Transparency, Collaboration Key Themes at DSN Summit  12/5/2016

Transparency, efficiency, and smart use of insights and data were key themes among retail industry panelists at the Drug Store News Industry Issues Summit held last week in New York, who discussed how to provide enhanced services and product offerings for patients and shoppers.

The Summit, which included panel discussions on Health, Wellness & Technology, Chronic Care, and Industry Issues, featured a roster of retail and pharmacy leaders as well as a keynote by Fox News Anchor Tucker Carlson.

Health, Wellness & Technology
The Health, Wellness & Technology panel discussion focused on placing the retail pharmacy at the center of patients’ healthcare ecosystem, particularly those pharmacies in rural areas where they provide more access than other types of healthcare providers. Panelists provided insights on how to optimize pharmacy operations to deliver a high level of consistent care while leveraging technology to reduce the cost to serve and cost to fill, as well as to free up resources to provide more value-added services to patients.

Among some of the technologies panelists used to deliver this are:

  • Synchronization: Coordinating the delivery of all of a patients medications at the same time to provide more time for pharmacist engagement
  • Central fill to drive efficiencies
  • Telehealth and telemedicine to increase patient access
  • Labor redeployment optimization 
  • E-prescribing
  • Inventory control systems to get the right meds to the right stores at the right times and prevent-excess inventory
Chronic Care
The Chronic Care panel, moderated by Dave Wendland, VP of Strategic Relations for Hamacher Resource Group, discussed the importance of managing the patient journey through the healthcare continuum, and how the ease of this navigation was critical for adherence. Key to this was patient and caregiver education, and helping them to navigate through the wealth of information that is available. “Caregivers are often the managers of this process,” said Leon Nevers, Director of business Development and Procurement for H-E-B.

Indeed, for today’s chronic care patients, healthcare is in their home, in a hotel when they travel, restaurants they may visit – it’s a part of their everyday lifestyle. According to Tammy Royer, SVP of Pharmacy Operations for Rite Aid, “The retailer, the pharmacist and the pharmacist’s assistants are at the center of this coordinated care.”

Here, too, technology can play a role, including telehealth and social media, which can help to inform patients when they are not near a healthcare provider. In the store, synchronization can help patients make the best use of their time by freeing up pharmacists to consult with them, and education centers, such as Wakefern’s Diabetes Centers and education programs, provide helpful information for managing their chronic ailments.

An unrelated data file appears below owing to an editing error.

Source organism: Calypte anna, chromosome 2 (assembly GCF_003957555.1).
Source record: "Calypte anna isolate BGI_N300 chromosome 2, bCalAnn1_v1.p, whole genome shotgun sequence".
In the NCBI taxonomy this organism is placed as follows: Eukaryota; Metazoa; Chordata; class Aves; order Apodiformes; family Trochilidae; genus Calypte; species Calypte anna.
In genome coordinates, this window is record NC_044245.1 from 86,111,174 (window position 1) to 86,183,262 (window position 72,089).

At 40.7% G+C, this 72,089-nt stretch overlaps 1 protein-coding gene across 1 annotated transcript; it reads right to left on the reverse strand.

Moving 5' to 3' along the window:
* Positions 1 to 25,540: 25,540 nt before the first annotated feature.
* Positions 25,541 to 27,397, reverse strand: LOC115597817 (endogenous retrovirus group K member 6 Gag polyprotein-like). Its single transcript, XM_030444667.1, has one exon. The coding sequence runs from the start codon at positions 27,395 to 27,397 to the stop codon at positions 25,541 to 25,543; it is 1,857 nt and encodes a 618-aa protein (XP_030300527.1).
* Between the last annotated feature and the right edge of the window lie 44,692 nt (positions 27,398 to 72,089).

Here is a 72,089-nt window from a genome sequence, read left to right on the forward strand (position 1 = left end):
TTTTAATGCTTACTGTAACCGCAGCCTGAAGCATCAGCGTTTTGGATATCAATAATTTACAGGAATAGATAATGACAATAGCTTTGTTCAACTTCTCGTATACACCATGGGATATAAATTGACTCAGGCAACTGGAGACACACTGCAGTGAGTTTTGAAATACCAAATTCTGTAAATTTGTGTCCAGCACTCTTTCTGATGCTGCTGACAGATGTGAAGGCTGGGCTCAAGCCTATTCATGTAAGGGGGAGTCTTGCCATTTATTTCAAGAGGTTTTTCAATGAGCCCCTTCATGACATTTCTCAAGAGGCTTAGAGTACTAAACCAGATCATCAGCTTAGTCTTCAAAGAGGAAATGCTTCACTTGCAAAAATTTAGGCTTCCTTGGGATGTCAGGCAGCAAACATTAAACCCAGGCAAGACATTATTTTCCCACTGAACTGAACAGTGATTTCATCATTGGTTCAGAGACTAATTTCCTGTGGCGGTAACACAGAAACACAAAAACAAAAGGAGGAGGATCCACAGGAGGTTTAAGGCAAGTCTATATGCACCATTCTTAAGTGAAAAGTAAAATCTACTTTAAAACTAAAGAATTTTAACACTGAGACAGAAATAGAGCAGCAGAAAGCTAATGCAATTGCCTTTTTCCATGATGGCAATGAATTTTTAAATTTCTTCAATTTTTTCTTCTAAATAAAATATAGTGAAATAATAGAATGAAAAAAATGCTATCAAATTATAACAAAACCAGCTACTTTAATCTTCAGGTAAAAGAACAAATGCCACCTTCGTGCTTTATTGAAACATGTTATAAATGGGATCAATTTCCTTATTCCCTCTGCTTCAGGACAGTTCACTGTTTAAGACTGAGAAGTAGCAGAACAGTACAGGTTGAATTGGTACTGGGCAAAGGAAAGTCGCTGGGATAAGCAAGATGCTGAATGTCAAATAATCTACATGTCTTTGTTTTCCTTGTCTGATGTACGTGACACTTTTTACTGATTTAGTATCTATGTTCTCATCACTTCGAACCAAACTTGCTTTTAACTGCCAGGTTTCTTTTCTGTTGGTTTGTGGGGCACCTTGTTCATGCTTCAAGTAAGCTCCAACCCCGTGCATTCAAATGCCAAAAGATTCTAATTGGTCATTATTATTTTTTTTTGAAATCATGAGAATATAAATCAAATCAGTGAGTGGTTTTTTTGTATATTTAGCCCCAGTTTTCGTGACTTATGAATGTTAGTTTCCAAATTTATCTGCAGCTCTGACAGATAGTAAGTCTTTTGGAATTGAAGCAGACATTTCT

Industry Issues Summit

The panel on industry issues, moderated by Dan Mack, author of Dark Horse: How Challenger Companies Rise to Prominence and founder of the Mack Elevation Forum, featured a who’s who of retail industry leaders and focused on planning for the future of retailing.

Trust and transparency in retailer-supplier relations was a major theme throughout the discussion, which touched on the topics including localization, omnichannel offers, getting ahead of emerging trends. They also discussed how to find and develop next-generation leadership in retail.

Sam’s Club VP and DMM, Healthcare David Badeen, stressed the importance of supplier transparency when dealing with the club chain. “I want frank, concise communication from suppliers,” he said. “I want them to manage the small details, and to be up front with me."

This was especially the case when it comes to new item launches, for which he outlined several key points of information suppliers needed to provide in order for the launch to happen, including:
  • Who is the target customer?
  • The key void the supplier’s product fills.
  • A clear channel strategy
  • Where the brand will rank in the category
  • A clear exit strategy for the brand
“If the product doesn’t meet our hurdle rate, we’ll need to take it from the shelf, so you must have an exit plan for the product to be considered,” added Badeen. He also noted that it was critical for suppliers to work closely with retailers during their product development process, particularly on package design and marketing strategy.

Walgreen’s Group VP and GMM for Health & Wellness Robert Tompkins also stressed the importance of working closely with retailers to ensure alignment between both parties. “We want to leverage their assets whenever possible,” he said. This includes their data, their marketing, and even their personnel, when possible.

Having a clear and strong omnichannel strategy is critical moving forward, according to the panelists. “I don’t think any retailer will thrive without embracing an omnichannel philosophy,” said Annie Walker, VP of OTC Merchandising for Walmart, which recently stepped up its omnichannel game with the purchase of

Indeed,’s Director of Healthcare Zac Bensinger, was also on the panel, and gave an overview of how the online retailer collaborates with its suppliers for the benefit of each and, as with the other panel topics, emphasized the importance of transparency. “We share as many insights as we can from the data we collect, such as brand performance and the demographics of their customers,” he said.

Editor’s note: Executive reports from each of the three Dec. 1 panel discussions will appear in the February, March and April 2017 editions of DSN. For more information, visit

Joseph Tarnowski

VP Content

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